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Christian Mingle Can’t Block LGBT Singles From Using the Dating Site

July 5, 2016, 7:13 PM UTC
York Raises The Rainbow At Pride 2016
YORK, ENGLAND - JUNE 18: A rainbow flag is flown in front of York Minster as hundreds of people take part in the annual LGBT York Pride parade on June 18, 2016 in York, England. The parade made its way through the streets of the city centre before reaching the Knavesmire area of the city where live entertainment was performed for the crowds. York Pride aims to raise awareness of lesbian, gay, bisexual and transgender (LGBT) issues both in the UK and abroad, seeking to promote equality and eliminate discrimination on the grounds of sexual orientation and gender identity. There was a two-minute silence and balloon release at the start of York Pride to pay tribute to the victims of the mass shooting that took place at LGBT nightclub Pulse in Orlando, Florida, USA. (Photo by Ian Forsyth/Getty Images)
Photo by Ian Forsyth—Getty Images

A judge ruled that Christian Mingle has to alter its settings to accommodate users who are searching for same-sex partners.

Two gay men filed class action lawsuits in 2013 against Spark Networks (LOV), the owner of the dating website, after attempting to use Christian Mingle and discovering that they could only match with people of the opposite sex. The Wall Street Journal reports that a judge ruled that practice to be in violation of California’s Unruh Civil Rights Act, which states that “business establishments” have to have “full and equal accommodations” for everyone, no matter their sexual orientation.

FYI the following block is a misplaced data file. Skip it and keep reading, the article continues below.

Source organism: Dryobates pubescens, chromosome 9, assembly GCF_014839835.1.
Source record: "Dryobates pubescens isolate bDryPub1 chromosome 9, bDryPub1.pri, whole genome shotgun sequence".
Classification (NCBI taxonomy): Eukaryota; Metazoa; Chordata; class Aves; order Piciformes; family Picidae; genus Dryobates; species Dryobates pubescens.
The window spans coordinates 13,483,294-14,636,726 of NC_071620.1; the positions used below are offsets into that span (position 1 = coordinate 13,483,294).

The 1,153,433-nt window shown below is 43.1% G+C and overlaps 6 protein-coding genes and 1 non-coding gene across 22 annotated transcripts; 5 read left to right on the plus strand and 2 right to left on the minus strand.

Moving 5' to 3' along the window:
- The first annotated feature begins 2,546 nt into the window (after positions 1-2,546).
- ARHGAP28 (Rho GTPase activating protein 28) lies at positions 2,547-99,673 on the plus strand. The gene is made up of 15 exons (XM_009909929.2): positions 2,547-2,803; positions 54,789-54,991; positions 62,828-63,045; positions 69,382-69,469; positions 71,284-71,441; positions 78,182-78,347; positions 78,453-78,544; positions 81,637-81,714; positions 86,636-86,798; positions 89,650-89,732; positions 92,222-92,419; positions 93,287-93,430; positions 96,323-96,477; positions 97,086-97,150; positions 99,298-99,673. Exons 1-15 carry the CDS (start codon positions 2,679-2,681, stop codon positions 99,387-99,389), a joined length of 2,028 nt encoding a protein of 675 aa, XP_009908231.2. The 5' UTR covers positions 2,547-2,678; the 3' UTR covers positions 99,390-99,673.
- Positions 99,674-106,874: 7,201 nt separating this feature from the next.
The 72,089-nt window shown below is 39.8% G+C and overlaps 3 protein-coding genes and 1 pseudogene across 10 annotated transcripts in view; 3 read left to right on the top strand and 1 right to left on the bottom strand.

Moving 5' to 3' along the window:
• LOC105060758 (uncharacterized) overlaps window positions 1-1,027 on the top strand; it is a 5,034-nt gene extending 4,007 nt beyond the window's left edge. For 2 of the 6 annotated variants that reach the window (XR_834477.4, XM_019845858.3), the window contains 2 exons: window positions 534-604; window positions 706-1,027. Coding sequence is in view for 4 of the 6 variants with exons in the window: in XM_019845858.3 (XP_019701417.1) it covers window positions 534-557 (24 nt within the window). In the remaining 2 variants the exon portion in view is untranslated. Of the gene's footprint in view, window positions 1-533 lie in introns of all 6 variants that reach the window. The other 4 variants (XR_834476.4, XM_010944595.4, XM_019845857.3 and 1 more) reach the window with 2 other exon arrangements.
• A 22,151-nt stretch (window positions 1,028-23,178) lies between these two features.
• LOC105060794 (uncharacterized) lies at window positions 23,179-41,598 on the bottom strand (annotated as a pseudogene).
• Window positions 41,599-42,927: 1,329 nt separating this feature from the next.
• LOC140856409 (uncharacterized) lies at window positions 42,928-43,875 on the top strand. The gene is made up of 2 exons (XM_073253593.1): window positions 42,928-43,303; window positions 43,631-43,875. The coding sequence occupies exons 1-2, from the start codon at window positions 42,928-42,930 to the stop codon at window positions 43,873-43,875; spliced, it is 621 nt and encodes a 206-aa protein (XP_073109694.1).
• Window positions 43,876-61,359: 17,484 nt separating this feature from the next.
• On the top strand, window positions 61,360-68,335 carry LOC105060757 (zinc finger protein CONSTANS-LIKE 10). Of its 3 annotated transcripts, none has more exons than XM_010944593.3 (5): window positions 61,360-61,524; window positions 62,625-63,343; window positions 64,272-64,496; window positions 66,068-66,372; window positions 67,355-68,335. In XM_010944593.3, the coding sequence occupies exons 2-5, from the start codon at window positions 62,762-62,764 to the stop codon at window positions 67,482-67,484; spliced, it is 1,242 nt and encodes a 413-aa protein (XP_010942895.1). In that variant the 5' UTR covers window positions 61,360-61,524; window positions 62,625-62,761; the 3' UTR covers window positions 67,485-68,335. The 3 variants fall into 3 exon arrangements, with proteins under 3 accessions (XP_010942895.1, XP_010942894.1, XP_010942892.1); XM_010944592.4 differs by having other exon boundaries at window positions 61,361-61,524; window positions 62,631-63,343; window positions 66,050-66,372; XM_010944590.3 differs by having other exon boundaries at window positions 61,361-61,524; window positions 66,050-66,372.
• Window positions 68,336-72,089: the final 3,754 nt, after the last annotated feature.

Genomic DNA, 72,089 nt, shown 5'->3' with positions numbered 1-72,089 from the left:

This ruling also applies to the other dating sites owned by Spark Networks, including Adventist Singles Connection and Black Singles. Under the settlement, the dating website now asks only for a user’s gender, and Spark Networks agreed to add more specific searching features over the next two years for LGBT singles using the site. Additionally, the company is paying both plaintiffs $9,000, with an extra $450,000 to go towards their attorneys’ fees.

“I am gratified that we were able to work with Spark Networks to help ensure that people can fully participate in all the diverse market places the make our country so special, regardless of their sexual orientation,” one of the plaintiffs’ attorneys told the Journal.

Spark Networks could not immediately be reached for comment.